Mayors of Worcester, 1750 to 1775

  • 1750 Samuel Parkes
  • 1751 Philip Tomlins
  • 1752 George Baylis
  • 1753 Edward Weston
  • 1754 Benjamin Pearkes
  • 1755 Thomas Lane
  • 1756 William Haden
  • 1757 John Corne
  • 1758 Timothy Edwards
  • 1759 Samuel Hill
  • 1760 Walter Haines
  • 1761 Thomas Wakeman
  • 1762 Thomas Giles
  • 1763 Thomas Cornwell
  • 1764 James Oliver
  • 1765 Charles Trubshaw Withers
  • 1766 Edward Squire
  • 1767 Joseph Millington
  • 1768 William Dowding
  • 1769 George Farley
  • 1770 Edward Wellings
  • 1771 William Davies
  • 1772 John Paine
  • 1773 Edward Jackson
  • 1774 William Mathers
  • 1775 John Williams

David Davies (1864-1939), Cheltenham Parade, 1920s

David Davies was particularly interested in the transparency of paint and he often used varnish as a medium to create a luminous feel. He even experimented with varnishing pastel sketches to give a porcelain glaze appearance.

Davies was born in Ballarat, Victoria, Australia, the son of a miner. Both of his parents were from South Wales.

While still a student at the National Gallery Art School, he sold a painting to art collector James Oddie for a hundred guineas. This sale enabled Davies to pursue his artistic studies abroad, and he left Melbourne late in 1890. He travelled to Paris, where he studied at the Academie Julian under Jean-Paul Laurens.

Two years later, soon after their marriage in Paris, Davies and his wife, Janet, moved to Cornwall, where they mixed with the Newlyn artists’ colony. After a period back in Australia, they went on to settle in Dieppe where both taught to fund their painting.

Occasionally during the 1920s, Davies visited his friend Richard Heyworth in Cheltenham and they painted together. This picture was from one of these visits and was donated to the museum by Heyworth in 1937.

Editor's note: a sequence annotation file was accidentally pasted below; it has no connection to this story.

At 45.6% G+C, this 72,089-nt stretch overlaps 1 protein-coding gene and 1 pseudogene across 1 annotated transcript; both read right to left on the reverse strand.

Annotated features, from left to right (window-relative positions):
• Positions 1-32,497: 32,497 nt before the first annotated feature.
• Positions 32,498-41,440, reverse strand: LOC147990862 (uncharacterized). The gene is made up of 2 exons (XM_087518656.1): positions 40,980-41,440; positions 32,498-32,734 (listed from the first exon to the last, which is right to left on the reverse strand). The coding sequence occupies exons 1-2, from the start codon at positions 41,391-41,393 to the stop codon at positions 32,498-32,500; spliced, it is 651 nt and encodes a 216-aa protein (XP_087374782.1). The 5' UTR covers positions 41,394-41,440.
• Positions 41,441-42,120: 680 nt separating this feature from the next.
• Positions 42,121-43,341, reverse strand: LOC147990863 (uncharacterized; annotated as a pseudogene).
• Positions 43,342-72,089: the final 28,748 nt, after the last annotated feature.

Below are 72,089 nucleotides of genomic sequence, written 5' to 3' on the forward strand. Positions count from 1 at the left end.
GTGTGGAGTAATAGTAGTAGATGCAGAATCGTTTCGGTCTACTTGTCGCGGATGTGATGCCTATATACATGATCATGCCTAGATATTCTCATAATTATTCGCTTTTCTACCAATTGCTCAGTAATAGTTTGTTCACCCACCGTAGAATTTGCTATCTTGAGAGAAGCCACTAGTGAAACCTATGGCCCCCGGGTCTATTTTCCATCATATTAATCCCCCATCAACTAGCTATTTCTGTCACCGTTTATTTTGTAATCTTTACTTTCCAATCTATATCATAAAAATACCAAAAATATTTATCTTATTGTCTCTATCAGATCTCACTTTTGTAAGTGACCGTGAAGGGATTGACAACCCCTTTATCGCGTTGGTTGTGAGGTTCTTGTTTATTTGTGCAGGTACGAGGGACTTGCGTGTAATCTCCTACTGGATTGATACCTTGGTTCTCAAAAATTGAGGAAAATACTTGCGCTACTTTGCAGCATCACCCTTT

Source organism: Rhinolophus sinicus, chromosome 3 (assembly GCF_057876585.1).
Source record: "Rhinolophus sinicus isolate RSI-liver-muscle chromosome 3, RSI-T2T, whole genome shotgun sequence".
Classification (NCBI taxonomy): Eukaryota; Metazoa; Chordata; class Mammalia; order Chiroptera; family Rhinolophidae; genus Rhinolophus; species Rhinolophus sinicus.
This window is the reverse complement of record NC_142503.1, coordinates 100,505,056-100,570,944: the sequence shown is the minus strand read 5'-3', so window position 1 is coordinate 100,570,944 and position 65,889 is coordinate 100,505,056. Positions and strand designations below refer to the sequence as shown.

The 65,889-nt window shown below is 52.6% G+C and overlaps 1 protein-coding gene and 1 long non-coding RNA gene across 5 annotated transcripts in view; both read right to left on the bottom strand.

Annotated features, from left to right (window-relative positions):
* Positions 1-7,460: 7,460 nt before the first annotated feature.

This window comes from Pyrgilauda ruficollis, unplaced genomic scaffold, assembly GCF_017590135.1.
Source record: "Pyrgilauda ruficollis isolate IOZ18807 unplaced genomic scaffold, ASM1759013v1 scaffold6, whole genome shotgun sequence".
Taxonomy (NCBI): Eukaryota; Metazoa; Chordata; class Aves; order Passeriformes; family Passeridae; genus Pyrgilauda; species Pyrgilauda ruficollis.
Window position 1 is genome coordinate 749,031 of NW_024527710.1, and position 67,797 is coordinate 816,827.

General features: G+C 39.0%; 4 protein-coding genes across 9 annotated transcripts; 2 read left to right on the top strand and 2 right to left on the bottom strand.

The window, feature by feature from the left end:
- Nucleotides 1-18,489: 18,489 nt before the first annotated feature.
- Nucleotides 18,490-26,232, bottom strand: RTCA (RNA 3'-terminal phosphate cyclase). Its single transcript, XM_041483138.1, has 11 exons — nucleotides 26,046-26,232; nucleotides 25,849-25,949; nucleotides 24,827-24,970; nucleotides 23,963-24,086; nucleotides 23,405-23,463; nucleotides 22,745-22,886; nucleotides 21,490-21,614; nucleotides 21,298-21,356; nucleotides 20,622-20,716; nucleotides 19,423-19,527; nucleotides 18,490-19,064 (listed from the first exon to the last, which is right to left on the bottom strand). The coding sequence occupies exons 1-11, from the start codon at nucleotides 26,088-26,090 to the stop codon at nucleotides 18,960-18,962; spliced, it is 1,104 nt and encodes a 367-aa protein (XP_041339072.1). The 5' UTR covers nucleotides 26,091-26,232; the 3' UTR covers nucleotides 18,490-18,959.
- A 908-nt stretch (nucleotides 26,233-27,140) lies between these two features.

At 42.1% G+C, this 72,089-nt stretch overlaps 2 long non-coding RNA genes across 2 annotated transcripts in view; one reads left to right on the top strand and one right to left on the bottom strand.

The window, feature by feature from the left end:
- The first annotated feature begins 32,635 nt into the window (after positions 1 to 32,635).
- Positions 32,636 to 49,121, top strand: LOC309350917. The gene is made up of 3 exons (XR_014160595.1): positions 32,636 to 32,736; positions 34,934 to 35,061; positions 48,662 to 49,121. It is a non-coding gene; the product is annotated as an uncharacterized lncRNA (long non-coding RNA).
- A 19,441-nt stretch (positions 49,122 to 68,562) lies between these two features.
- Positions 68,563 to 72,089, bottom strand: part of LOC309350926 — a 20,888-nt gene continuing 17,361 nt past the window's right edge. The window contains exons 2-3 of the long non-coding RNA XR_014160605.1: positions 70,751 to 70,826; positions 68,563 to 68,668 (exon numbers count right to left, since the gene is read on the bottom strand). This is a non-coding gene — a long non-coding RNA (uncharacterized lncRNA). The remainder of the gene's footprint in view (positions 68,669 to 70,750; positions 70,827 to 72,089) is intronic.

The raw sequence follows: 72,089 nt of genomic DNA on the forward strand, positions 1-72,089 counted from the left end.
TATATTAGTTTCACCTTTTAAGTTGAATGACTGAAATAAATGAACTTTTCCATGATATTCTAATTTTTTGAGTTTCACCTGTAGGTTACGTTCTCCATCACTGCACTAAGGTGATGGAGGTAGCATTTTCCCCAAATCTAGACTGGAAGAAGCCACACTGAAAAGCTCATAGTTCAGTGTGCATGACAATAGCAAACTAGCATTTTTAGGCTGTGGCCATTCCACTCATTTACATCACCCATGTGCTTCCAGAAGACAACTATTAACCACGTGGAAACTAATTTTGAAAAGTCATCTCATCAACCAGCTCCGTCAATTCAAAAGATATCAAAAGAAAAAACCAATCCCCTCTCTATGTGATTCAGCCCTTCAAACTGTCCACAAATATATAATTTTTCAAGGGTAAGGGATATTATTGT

Worcester Tramways

horse tram 1912

Horse-drawn tram from the Worcestershire Tramways, stopping at The Ketch on Worcester’s Bath Road in about 1912.

foregate street c

Electric tram outside Worcester City Library and Museum on Foregate Street, about 1925.

The Tramways and Accidents
Berrows Worcester Journal;
Saturday, February 23rd 1884.
Three accidents occurred on Monday in this city in connection with the opening of the tramways for the public use. One arose out of the crowding near the rails, and the others from boys following the cars. A lad named Henry Winscombe, painter, aged 14, was running after one of the cars down the Tything with a number of other lads, when he fell, and his right foot getting under one of the wheels, three of his toes were severely crushed. He was removed to the Infirmary, where it was found necessary to amputate two of the toes. The lad is progressing favourably. A boy about ten years of age and a woman named Bertha Eshbury. Fifty-four years of age, were also dealt with at the Infirmary in the course of the day for injuries sustained in the crowd which assembled near the tram lines. In the case of the woman, she was knocked down by a passing spring-trap – one of the wheels of which passed over her chest – in getting out of the way of one of the tram cars.

electric tram routes